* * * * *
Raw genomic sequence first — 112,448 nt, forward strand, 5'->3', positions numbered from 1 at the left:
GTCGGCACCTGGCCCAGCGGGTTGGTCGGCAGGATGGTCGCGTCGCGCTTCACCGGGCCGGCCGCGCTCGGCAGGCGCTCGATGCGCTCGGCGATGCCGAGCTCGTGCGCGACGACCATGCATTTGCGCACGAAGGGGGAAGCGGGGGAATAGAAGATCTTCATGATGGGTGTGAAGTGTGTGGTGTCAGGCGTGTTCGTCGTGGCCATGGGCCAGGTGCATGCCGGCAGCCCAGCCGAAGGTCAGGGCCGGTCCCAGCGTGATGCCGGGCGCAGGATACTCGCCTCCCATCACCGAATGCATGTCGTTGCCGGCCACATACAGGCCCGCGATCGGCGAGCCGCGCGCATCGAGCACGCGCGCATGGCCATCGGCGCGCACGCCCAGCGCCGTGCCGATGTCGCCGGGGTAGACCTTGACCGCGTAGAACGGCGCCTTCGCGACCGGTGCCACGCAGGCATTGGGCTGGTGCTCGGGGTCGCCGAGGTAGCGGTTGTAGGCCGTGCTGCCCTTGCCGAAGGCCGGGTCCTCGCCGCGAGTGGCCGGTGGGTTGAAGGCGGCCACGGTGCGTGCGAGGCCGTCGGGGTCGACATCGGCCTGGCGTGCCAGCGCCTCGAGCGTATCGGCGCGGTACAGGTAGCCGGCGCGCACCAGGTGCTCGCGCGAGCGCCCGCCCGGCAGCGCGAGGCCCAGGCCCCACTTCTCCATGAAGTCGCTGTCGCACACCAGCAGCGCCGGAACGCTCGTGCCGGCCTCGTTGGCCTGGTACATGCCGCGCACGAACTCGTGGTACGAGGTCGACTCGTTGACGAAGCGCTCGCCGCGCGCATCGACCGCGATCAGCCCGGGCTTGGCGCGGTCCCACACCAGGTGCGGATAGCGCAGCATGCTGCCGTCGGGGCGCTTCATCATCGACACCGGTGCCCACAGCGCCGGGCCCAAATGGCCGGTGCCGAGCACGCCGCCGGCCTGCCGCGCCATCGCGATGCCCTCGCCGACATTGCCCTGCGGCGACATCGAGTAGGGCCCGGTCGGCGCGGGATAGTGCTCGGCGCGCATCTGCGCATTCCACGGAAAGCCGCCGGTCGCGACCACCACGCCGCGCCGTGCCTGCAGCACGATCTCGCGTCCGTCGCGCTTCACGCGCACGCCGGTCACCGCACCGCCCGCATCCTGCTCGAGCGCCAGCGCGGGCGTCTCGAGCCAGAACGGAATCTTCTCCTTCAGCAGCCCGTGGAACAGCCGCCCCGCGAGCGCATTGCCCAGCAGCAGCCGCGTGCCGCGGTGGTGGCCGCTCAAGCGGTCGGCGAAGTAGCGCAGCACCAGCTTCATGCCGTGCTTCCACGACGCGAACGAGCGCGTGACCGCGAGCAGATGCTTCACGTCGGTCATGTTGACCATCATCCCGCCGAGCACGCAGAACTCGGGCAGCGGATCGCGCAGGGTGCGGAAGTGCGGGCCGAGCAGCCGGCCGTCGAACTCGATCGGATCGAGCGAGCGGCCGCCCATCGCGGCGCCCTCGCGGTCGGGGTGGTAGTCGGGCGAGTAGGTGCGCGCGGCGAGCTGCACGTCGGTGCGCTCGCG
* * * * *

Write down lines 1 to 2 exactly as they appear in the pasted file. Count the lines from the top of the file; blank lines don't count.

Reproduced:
Raw genomic sequence first — 112,448 nt, forward strand, 5'->3', positions numbered from 1 at the left:
GTCGGCACCTGGCCCAGCGGGTTGGTCGGCAGGATGGTCGCGTCGCGCTTCACCGGGCCGGCCGCGCTCGGCAGGCGCTCGATGCGCTCGGCGATGCCGAGCTCGTGCGCGACGACCATGCATTTGCGCACGAAGGGGGAAGCGGGGGAATAGAAGATCTTCATGATGGGTGTGAAGTGTGTGGTGTCAGGCGTGTTCGTCGTGGCCATGGGCCAGGTGCATGCCGGCAGCCCAGCCGAAGGTCAGGGCCGGTCCCAGCGTGATGCCGGGCGCAGGATACTCGCCTCCCATCACCGAATGCATGTCGTTGCCGGCCACATACAGGCCCGCGATCGGCGAGCCGCGCGCATCGAGCACGCGCGCATGGCCATCGGCGCGCACGCCCAGCGCCGTGCCGATGTCGCCGGGGTAGACCTTGACCGCGTAGAACGGCGCCTTCGCGACCGGTGCCACGCAGGCATTGGGCTGGTGCTCGGGGTCGCCGAGGTAGCGGTTGTAGGCCGTGCTGCCCTTGCCGAAGGCCGGGTCCTCGCCGCGAGTGGCCGGTGGGTTGAAGGCGGCCACGGTGCGTGCGAGGCCGTCGGGGTCGACATCGGCCTGGCGTGCCAGCGCCTCGAGCGTATCGGCGCGGTACAGGTAGCCGGCGCGCACCAGGTGCTCGCGCGAGCGCCCGCCCGGCAGCGCGAGGCCCAGGCCCCACTTCTCCATGAAGTCGCTGTCGCACACCAGCAGCGCCGGAACGCTCGTGCCGGCCTCGTTGGCCTGGTACATGCCGCGCACGAACTCGTGGTACGAGGTCGACTCGTTGACGAAGCGCTCGCCGCGCGCATCGACCGCGATCAGCCCGGGCTTGGCGCGGTCCCACACCAGGTGCGGATAGCGCAGCATGCTGCCGTCGGGGCGCTTCATCATCGACACCGGTGCCCACAGCGCCGGGCCCAAATGGCCGGTGCCGAGCACGCCGCCGGCCTGCCGCGCCATCGCGATGCCCTCGCCGACATTGCCCTGCGGCGACATCGAGTAGGGCCCGGTCGGCGCGGGATAGTGCTCGGCGCGCATCTGCGCATTCCACGGAAAGCCGCCGGTCGCGACCACCACGCCGCGCCGTGCCTGCAGCACGATCTCGCGTCCGTCGCGCTTCACGCGCACGCCGGTCACCGCACCGCCCGCATCCTGCTCGAGCGCCAGCGCGGGCGTCTCGAGCCAGAACGGAATCTTCTCCTTCAGCAGCCCGTGGAACAGCCGCCCCGCGAGCGCATTGCCCAGCAGCAGCCGCGTGCCGCGGTGGTGGCCGCTCAAGCGGTCGGCGAAGTAGCGCAGCACCAGCTTCATGCCGTGCTTCCACGACGCGAACGAGCGCGTGACCGCGAGCAGATGCTTCACGTCGGTCATGTTGACCATCATCCCGCCGAGCACGCAGAACTCGGGCAGCGGATCGCGCAGGGTGCGGAAGTGCGGGCCGAGCAGCCGGCCGTCGAACTCGATCGGATCGAGCGAGCGGCCGCCCATCGCGGCGCCCTCGCGGTCGGGGTGGTAGTCGGGCGAGTAGGTGCGCGCGGCGAGCTGCACGTCGGTGCGCTCGCG